The Cascade–Siskiyou National Monument incorporates several overlapping ecological designations, including the Soda Mountain Wilderness, the Mariposa Lily Botanical Area, the Horseshoe Ranch Wildlife Area, and two Research Natural Areas—the Oregon Gulch RNA and the Scotch Creek RNA. Pilot Rock is the most iconic geographic feature of the National Monument, rising dramatically 570 feet above the surrounding mountain ridges. The rock, formed of columnar andesite, originated as a volcanic plug some 25 million years ago. The highly visible landmark guided travelers coming from the south and east.
Echoing its biological crossroads, the Cascade–Siskiyou National Monument sits at an intersection of human interest and activity. Native Americans have used the area for some 10,000 years, and there are many resource-gathering, ceremonial, and archaeological sites in the monument. The area encompasses traditional lands of the Takelma, Shasta, Klamath, and Athapascan people who used the area in a seasonal cycle organized around the tending and harvesting of plant and animal resources. In the 1850s, the Native People of Southwest Oregon were rapidly displaced and forcibly removed to the Siletz and Grand Ronde Reservations by the U.S. government and the Oregon territorial authority. European Americans drawn to the area by the discovery of gold in 1850 participated in the violence, and the trauma and speed of removal resulted in a tremendous loss of knowledge, ecological understanding, and traditional stewardship practices by Native people of southwestern Oregon.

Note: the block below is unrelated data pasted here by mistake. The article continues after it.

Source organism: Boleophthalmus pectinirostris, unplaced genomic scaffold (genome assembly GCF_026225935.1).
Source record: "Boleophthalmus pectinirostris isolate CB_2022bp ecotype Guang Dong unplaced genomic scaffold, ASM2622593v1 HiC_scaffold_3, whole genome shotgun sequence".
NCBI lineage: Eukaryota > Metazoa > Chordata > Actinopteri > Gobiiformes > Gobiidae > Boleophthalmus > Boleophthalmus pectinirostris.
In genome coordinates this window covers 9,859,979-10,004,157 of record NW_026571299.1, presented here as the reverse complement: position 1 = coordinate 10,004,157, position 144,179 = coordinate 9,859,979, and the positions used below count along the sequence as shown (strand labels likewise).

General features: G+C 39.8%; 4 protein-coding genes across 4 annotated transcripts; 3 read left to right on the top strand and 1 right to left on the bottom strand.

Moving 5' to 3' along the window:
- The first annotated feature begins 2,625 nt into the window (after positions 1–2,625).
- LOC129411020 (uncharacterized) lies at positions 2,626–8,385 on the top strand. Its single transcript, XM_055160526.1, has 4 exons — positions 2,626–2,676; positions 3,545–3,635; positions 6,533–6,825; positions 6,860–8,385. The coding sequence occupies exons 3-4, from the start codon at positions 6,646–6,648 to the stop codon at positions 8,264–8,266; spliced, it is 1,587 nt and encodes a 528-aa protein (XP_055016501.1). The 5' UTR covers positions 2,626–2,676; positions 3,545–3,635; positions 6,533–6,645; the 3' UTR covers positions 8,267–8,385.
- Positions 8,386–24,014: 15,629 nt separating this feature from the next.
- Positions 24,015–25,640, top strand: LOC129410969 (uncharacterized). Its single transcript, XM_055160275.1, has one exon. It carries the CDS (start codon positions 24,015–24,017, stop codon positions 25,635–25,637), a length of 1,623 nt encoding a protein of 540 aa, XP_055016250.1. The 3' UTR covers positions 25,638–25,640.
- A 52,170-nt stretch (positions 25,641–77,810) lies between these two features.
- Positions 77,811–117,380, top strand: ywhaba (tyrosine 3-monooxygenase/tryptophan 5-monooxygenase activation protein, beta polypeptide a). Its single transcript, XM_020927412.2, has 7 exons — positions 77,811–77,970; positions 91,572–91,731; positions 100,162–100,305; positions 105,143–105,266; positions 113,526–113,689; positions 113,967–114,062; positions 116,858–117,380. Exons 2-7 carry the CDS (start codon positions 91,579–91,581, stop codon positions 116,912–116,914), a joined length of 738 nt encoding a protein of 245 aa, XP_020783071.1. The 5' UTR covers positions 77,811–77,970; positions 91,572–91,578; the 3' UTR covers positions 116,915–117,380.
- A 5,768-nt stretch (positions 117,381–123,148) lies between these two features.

The monument lands are traversed by historic routes of European Americans into Southwest Oregon. The Applegate Trail crosses the CSNM east to west. Between 1846 and 1860 this trail was used by pioneers as an alternative southern branch of the Oregon Trail. Another historical trail in the monument is the Oregon California Wagon Trail or the Ewing Young Route which crosses the Siskiyou Pass between California and Oregon to the west of I-5. First established by Native Americans, the trail was used by the explorer Peter Skene Ogden in 1827 and later by gold miners and white settlers.
With settlement of the Rogue Valley in the 1850s, the lands of the Cascade–Siskiyou National Monument were used for timber harvest and livestock grazing, practices that continued into modern times. Establishment of the National Monument in 2000 and its expansion in 2017 put those uses at odds with the conservation mandate, which has been a source of political controversy for local communities. The 2017 expansion of the Monument is still being contested in the courts as of 2023.
The Cascade–Siskiyou National Monument supports recreational activities, including hunting, cross country skiing and other snow sports, camping, horseback riding, and hiking. The Hyatt Lake Recreation Area has developed campgrounds and other facilities, and the Pacific Crest Trail, which stretches from Mexico to Canada, traverses Monument lands. The Cascade-Siskiyou National Monument is visited by more than 130,000 people a year.
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Sawyer, John. “Beyond the Ancient Meeting Ground: Why are some localities exceptionally diverse?" In Northwest California: A Natural History. Oakland: University of California Press, 2006.